By NAN ET Editor
News Americas, NEW YORK, NY, Fri. Sept. 18, 2020: New Yorkers and film fans globally will get a chance to see Guyanese-born Black Panther Star, Letitia Wright’ on screen again at the New York Film Festival on September 25th as she leads an old fight against police brutality – this time in London.
Wright returns in “Mangrove,” an Amazon Studios film from Caribbean-roots, British born Academy Award director, Sir Steven McQueen of ‘12 Years A Slave Fame’ Small Axe series.
The film is distinctly Caribbean focused and tells the real story of the Frank Crichlow, a Trinidad-born owner of a café in Notting Hill, London, who increasingly found himself and his establishment the targets of white police intimidation and brutality. A meeting place for the local West Indian community as well as the area’s Black activists and intellectuals, the Mangrove restaurant was raided numerous times without any evidence of illegal activity. Finally, the fed-up community took to the streets in protest, resulting in the arrests and violent treatment of several demonstrators.
On August 9, 1970, 150 protesters of West Indian, African, and South Asian heritage in Notting Hill marched to local police stations in protest of police harassment in their communities. Nine protest leaders were arrested and charged with incitement to riot: Frank Crichlow, Darcus Howe, Altheia Jones-LeCointe, Barbara Beese, Rupert Boyce, Rhodan Gordon, Anthony Innis, Rothwell Kentish, and Godfrey Millett.
“Sunday, August 9, (2020) is 50 years since the Mangrove March, which led to nine innocent Black women and men being arrested,” McQueen said in a statement accompanying the trailer debut. “It was a march necessitated by relentless police brutality in Notting Hill. To commemorate the bravery of these community activists and the nine who went on to be acquitted of incitement to riot with the judge citing ‘evidence of racial hatred,’ I am sharing the trailer of ‘Mangrove,’ one of five films to be released under the banner ‘Small Axe.’”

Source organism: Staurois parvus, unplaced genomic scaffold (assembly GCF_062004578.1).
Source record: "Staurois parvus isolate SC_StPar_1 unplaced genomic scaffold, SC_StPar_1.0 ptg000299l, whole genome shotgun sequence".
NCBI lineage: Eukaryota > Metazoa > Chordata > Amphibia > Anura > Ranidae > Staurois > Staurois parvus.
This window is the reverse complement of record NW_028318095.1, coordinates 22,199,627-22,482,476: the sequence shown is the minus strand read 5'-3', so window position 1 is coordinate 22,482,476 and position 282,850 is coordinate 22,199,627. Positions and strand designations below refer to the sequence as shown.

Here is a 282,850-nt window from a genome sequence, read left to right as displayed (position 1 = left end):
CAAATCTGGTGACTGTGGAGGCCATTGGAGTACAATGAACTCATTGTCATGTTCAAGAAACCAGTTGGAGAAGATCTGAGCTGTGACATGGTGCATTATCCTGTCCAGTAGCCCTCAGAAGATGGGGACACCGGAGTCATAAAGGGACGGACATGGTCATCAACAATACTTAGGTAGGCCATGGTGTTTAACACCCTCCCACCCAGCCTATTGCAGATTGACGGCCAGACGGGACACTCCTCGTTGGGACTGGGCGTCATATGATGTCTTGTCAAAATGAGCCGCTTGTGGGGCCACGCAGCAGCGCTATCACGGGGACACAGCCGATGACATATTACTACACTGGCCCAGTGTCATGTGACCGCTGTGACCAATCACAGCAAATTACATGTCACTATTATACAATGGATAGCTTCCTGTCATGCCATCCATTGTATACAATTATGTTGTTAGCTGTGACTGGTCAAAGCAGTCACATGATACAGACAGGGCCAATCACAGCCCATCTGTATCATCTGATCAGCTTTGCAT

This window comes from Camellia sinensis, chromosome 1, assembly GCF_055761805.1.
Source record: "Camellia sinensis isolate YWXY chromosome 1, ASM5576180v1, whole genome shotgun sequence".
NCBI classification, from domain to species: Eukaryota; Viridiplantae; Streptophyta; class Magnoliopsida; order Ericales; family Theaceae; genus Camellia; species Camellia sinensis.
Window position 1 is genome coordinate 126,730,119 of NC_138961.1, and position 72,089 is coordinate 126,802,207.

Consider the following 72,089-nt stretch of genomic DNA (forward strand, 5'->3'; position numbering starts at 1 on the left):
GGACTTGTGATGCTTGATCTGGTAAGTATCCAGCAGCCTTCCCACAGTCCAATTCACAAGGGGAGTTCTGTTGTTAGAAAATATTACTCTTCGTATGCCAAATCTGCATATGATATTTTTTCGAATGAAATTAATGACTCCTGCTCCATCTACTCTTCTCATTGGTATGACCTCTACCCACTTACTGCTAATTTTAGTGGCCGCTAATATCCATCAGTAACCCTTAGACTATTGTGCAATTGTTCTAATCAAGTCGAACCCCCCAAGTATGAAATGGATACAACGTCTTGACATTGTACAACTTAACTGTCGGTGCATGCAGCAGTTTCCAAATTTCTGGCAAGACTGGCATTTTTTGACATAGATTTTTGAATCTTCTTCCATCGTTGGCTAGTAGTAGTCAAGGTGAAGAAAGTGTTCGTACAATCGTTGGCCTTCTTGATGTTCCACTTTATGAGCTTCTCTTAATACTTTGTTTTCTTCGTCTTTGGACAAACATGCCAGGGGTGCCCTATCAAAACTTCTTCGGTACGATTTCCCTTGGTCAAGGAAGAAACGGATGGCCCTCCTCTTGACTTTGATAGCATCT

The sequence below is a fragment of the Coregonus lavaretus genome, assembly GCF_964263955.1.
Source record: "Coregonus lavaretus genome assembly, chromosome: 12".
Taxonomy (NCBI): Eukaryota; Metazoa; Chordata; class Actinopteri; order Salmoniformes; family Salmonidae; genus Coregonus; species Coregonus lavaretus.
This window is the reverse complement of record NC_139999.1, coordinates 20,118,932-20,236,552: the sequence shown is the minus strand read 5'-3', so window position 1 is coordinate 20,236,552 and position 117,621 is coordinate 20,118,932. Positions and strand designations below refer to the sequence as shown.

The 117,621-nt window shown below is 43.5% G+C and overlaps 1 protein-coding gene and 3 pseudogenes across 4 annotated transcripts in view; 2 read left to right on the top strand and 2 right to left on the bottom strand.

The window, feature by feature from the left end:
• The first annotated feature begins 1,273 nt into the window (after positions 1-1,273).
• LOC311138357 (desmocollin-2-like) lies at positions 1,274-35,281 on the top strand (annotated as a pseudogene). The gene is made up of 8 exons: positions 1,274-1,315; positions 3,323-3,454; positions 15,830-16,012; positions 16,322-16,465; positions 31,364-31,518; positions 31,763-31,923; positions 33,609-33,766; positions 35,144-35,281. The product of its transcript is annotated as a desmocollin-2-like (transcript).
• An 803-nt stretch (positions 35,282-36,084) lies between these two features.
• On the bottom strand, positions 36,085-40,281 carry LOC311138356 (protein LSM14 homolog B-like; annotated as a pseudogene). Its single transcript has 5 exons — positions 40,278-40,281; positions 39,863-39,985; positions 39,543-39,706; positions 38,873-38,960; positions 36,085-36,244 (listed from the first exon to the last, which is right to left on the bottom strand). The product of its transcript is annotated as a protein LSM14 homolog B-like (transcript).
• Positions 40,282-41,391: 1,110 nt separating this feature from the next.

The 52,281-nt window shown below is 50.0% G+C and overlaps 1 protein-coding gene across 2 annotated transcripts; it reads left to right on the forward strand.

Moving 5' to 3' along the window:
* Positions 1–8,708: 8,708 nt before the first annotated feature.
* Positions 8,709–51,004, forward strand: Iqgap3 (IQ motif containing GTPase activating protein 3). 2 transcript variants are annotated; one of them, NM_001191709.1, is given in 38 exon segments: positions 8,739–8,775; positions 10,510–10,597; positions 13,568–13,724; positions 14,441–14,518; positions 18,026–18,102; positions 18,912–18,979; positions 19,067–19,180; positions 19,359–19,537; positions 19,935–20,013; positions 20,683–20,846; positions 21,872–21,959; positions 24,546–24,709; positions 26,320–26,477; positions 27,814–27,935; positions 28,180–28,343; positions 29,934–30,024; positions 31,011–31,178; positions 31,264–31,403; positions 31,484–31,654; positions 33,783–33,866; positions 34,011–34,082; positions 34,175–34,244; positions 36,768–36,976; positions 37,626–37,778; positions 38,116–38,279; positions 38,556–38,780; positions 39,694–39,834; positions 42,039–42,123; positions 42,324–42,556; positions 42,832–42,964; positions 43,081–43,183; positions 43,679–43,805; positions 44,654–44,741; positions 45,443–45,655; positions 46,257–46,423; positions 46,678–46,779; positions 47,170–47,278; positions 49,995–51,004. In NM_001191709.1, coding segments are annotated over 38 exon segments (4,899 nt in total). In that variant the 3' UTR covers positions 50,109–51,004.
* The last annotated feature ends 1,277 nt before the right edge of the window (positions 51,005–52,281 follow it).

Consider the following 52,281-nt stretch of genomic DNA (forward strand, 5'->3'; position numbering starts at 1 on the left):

The film is a stinging indictment of a system rotted by racism and a powerful portrait of resistance, passionately performed by a remarkable cast led by Shaun Parkes as Crichlow; Wright as Altheia Jones-LaCointe, and Malachi Kirby as Darcus Howe.
McQueen’s “Small Axe” is an ambitious new anthology series comprising five original films, set from the 1960s to the 1980s, which collectively tell the story of Britain’s West Indian community. For McQueen, who was raised by a Grenadian father and Trinidadian mother in London, the sprawling project has been brewing in his mind over a decade, when he realized how few storytellers had been given the opportunity to explore the culture in question.
“We’re missing two generations or so of Black artists in the UK because that industry was not welcoming to Black people,” he told IndieWire.com. “There’s a hole in our narrative. These stories shaped the history of the UK. So, it’s no small feat in what the West Indian population has done in the UK and the Black population has done in the UK.”
The other films in the Small Axe collection are “Lovers Rock,” “Red, White and Blue,” “Alex Wheatle” and “Education.”
See a preview here.